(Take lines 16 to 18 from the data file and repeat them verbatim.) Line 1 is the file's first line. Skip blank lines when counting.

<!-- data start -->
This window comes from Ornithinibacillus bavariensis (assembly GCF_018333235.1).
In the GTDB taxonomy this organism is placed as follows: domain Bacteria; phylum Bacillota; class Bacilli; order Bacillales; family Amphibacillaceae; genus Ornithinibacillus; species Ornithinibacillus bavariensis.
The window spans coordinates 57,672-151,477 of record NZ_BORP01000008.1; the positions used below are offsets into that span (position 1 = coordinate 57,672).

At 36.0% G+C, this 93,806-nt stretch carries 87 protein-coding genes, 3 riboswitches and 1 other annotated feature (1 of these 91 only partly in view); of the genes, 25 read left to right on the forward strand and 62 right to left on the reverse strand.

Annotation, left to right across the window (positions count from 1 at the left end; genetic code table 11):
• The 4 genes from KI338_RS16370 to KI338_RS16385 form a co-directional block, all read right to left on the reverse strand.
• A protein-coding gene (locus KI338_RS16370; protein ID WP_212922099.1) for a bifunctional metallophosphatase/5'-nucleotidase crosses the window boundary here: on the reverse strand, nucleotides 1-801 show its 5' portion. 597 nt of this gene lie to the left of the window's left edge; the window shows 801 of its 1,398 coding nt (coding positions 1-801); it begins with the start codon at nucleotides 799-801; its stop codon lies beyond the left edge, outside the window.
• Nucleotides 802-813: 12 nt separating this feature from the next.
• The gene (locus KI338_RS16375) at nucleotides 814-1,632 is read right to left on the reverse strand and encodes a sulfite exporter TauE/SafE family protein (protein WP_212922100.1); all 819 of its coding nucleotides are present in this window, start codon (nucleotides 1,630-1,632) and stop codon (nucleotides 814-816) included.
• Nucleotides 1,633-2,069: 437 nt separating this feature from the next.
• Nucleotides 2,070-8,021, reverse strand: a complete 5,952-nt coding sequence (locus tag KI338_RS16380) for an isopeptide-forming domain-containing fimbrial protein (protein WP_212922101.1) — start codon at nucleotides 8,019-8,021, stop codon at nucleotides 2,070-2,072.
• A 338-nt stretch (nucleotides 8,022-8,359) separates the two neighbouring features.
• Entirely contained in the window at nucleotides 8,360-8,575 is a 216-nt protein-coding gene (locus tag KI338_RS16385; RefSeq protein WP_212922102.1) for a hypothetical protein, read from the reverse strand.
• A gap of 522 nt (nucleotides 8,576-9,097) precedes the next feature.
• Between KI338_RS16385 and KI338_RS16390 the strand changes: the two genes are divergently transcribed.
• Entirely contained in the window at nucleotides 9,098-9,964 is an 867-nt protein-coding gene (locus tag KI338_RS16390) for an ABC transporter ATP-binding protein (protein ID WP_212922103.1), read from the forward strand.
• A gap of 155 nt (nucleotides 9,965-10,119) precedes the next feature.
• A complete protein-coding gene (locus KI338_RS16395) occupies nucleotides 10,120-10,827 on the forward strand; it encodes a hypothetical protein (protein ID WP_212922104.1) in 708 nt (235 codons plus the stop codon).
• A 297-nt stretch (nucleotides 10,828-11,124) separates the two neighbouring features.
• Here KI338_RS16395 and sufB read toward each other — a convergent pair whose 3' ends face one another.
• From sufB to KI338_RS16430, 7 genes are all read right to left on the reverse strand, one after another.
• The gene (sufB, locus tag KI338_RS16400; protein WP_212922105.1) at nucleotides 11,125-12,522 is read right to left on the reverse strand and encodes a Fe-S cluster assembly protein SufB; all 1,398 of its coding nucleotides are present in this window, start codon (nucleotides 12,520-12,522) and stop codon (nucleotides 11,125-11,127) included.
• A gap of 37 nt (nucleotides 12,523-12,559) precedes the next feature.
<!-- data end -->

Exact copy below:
• Entirely contained in the window at nucleotides 9,098-9,964 is an 867-nt protein-coding gene (locus tag KI338_RS16390) for an ABC transporter ATP-binding protein (protein ID WP_212922103.1), read from the forward strand.
• A gap of 155 nt (nucleotides 9,965-10,119) precedes the next feature.
• A complete protein-coding gene (locus KI338_RS16395) occupies nucleotides 10,120-10,827 on the forward strand; it encodes a hypothetical protein (protein ID WP_212922104.1) in 708 nt (235 codons plus the stop codon).